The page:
Editor: Please describe your practice, background, and approach to representing clients on healthcare reform matters.
Morrisey: My practice includes healthcare regulatory, public policy, reimbursement, legislative, and risk mitigation counseling for a wide range of clients, including manufacturers, providers, suppliers, investors, and employers. We represent clients on major matters involving the government (whether administrative, Congressional, or enforcement in nature) that have significant financial implications to publicly traded companies. Among other reasons I joined King & Spalding from Sidley Austin five months ago to help advance the firm's healthcare reform efforts.
Prior to reentering private practice in 2004, I worked at the House Energy and Commerce Committee where I was the Deputy Staff Director and Chief Health Counsel. In this capacity I regularly advised the chairman and Members of Congress on policy matters and served as the committee's lead healthcare negotiator on matters involving the White House, Senate, Ways and Means Committee, HHS, CMS, and FDA. Our committee was one of two in the House of Representatives charged with overseeing the drafting of many of the major healthcare laws that emerged during that time, including the Medicare Modernization Act and Medicare Part D.
My client counseling on healthcare reform brings several perspectives to bear. First, how does the law impact a client's business model and how can the client make money or mitigate risk under the new environment. Second, wearing the hat of a regulator, how does the government interpret some of these terribly unclear provisions? What serves their interests? Once you know where the government is going, you can align business interests accordingly or try to modify the government's approach.
More than any other law in recent memory, the regulators will help determine how healthcare reform plays out in the marketplace. We're looking at hundreds of rules, guidance documents, and sweeping changes impacting virtually all aspects of healthcare with a myriad of governmental entities involved. So much of the decision making has been delegated to the HHS Secretary and to the states and is not clearly laid out in the statute. This makes for a much different type of implementation than we've seen in the past. It requires a great deal of strategic thinking and an ability to connect the dots in terms of how all of the moving parts of healthcare reform come together. Simply knowing one facet of the law is just not enough, when you may end up getting tripped up in so many different areas. Companies need to take a holistic approach to their own implementation efforts. That is why K&S has formed a multidisciplinary task force. Our goal is to leverage our breadth and depth to handle every conceivable issue implicated under the new law.
Editor: Will regulatory clarification of many of the critical employer-related provisions of the new healthcare law be necessary before we can assess the overall economic impact of the law? Do you anticipate that more vigilance will be required in overseeing how the regulators implement the law's provisions?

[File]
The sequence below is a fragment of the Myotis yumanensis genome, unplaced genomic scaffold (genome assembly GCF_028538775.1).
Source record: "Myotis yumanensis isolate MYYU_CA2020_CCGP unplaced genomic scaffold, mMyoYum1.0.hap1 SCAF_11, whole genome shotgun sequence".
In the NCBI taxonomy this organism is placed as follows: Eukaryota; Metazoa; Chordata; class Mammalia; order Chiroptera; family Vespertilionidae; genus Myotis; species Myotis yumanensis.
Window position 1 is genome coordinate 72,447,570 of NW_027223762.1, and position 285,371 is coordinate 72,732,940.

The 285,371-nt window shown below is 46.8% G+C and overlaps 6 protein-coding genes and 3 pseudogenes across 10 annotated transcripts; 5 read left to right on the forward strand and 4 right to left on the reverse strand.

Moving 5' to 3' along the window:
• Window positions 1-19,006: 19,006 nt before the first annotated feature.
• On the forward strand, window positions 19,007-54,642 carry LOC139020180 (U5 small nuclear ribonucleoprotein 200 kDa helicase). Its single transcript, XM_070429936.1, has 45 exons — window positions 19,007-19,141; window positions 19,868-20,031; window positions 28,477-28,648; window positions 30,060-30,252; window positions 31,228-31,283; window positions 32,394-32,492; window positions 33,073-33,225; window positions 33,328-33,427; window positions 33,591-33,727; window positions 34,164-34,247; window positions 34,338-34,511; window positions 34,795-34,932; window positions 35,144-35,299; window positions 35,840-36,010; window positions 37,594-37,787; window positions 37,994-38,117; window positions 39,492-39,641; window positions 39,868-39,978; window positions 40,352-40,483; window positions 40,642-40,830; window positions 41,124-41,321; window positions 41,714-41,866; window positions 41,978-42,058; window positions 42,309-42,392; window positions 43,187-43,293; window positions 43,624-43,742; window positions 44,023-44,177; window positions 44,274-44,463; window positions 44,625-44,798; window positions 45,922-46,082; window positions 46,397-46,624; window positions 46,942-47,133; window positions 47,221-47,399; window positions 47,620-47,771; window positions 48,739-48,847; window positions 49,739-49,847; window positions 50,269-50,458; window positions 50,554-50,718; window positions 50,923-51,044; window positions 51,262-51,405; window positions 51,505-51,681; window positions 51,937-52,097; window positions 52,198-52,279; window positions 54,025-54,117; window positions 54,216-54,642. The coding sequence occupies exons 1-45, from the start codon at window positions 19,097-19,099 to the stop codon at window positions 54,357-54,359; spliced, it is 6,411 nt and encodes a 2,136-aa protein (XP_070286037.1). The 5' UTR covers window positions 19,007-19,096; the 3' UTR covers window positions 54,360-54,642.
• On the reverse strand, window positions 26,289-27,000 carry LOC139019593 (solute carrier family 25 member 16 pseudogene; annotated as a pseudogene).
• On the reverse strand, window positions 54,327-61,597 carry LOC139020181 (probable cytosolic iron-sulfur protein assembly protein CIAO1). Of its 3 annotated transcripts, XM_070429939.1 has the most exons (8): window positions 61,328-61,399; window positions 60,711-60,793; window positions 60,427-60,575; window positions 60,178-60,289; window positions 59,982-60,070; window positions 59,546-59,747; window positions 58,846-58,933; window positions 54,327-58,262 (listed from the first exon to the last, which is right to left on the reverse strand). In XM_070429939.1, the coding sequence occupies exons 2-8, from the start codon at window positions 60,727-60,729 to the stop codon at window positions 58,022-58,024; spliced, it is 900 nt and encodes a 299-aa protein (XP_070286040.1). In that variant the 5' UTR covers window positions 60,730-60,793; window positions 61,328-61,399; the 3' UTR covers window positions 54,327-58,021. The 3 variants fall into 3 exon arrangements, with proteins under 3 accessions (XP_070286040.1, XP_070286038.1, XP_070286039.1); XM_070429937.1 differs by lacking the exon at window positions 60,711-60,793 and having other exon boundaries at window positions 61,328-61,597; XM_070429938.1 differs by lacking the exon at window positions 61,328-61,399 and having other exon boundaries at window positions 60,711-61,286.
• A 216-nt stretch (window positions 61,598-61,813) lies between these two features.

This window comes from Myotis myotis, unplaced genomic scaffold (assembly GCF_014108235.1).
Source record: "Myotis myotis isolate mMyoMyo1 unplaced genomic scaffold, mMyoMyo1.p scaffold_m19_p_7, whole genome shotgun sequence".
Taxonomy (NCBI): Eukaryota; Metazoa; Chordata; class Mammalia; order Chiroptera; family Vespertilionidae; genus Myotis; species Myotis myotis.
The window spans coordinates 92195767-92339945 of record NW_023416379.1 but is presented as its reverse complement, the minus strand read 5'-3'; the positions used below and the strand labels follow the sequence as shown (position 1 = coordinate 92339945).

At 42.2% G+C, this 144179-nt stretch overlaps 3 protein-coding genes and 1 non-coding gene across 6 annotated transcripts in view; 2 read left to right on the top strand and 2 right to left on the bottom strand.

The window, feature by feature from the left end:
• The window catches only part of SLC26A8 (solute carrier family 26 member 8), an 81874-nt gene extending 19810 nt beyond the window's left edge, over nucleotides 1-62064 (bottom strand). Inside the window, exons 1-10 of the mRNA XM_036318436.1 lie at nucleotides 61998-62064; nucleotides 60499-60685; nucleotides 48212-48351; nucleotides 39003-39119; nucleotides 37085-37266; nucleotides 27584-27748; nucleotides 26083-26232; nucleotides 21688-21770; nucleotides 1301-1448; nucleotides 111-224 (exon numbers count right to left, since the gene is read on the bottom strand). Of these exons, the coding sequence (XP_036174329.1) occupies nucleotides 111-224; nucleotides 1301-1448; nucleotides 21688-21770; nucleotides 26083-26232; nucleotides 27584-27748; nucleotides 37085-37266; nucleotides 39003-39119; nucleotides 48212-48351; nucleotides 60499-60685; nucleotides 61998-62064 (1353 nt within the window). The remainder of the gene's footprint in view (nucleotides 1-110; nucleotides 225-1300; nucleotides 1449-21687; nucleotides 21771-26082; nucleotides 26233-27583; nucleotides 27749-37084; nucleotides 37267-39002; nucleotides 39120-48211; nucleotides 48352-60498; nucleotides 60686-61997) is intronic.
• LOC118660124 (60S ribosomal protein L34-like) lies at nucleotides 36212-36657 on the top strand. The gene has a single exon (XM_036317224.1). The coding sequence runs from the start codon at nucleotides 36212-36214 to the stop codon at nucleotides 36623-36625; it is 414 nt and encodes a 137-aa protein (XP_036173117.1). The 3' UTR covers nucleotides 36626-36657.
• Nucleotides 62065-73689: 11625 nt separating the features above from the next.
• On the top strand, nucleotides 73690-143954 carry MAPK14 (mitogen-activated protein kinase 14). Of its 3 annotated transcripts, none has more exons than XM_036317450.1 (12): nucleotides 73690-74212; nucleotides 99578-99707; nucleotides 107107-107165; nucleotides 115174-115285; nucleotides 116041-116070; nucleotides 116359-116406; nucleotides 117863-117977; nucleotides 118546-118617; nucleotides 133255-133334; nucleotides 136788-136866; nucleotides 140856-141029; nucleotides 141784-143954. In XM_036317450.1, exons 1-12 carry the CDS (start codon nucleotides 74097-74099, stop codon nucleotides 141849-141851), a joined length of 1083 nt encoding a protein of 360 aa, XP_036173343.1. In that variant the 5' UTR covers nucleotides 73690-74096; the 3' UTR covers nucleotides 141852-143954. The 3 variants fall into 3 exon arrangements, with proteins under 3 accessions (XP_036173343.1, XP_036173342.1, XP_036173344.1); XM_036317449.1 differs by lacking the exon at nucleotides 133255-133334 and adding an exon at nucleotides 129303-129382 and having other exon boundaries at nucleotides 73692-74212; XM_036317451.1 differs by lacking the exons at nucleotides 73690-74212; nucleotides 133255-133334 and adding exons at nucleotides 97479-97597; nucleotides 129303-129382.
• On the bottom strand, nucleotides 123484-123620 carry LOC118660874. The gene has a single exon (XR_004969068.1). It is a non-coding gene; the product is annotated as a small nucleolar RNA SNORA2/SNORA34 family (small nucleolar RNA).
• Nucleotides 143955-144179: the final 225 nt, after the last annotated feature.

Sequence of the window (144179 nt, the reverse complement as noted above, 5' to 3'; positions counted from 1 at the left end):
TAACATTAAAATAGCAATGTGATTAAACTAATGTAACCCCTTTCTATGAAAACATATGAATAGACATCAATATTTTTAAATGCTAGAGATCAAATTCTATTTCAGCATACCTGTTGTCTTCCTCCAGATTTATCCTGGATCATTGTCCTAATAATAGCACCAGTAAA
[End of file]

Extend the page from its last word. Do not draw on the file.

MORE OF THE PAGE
Morrisey: My answer is mixed. No, in the sense that many of the most crucial provisions of this law, which drive broader economic issues, are known. For example, there are major tax increases embedded in the law which will have a dampening effect on economic growth; there are also significant new regulatory burdens placed on employers' healthcare programs, which are also known. These create calculable costs to employers, the healthcare system, and the economy. At the same time, there is such a great deal of uncertainty in certain parts of the law and we don't yet know how the states will make their own decisions. Because of those facts, it's hard to make a final assessment about the ultimate burdens this law will place on the system. For example, we still don't have a really good handle on how some of the medical-loss ratio provisions will unfold or exactly how many plans will maintain their grandfather status under the new law. Sure, we have preliminary thoughts, but brand new businesses and legal entities will likely come into existence to maximize revenue and mitigate losses. These will take time for the system to evaluate.
With respect to oversight, I do think Congress will continue to play an important role in the implementation process. Beyond some of the more obvious flaws of the new law, the legislation could have benefited from additional scrubbing by Congress. To put this in perspective - typically, a law of this magnitude would have had a House-Senate conference where staff would have edited the work product numerous times. That just didn't happen here as a result of how the political deals came together. This increases the pressure on the regulators to get the interpretations just right, but it will also ensure that the Hill is weighing in on many of the open regulatory questions. Finally, I would expect expanded oversight of this law if the Republicans pick up either the House of Representatives or the Senate in the fall elections.
Editor: Have there been some constitutional challenges to the law?
Morrisey: There are a number of constitutional challenges to the new law which are going to be unfolding over the course of the next few years. Two of the arguments that have been raised involve the law's mandate on individuals to purchase healthcare insurance and whether the federal government has inappropriately encroached on states' authority.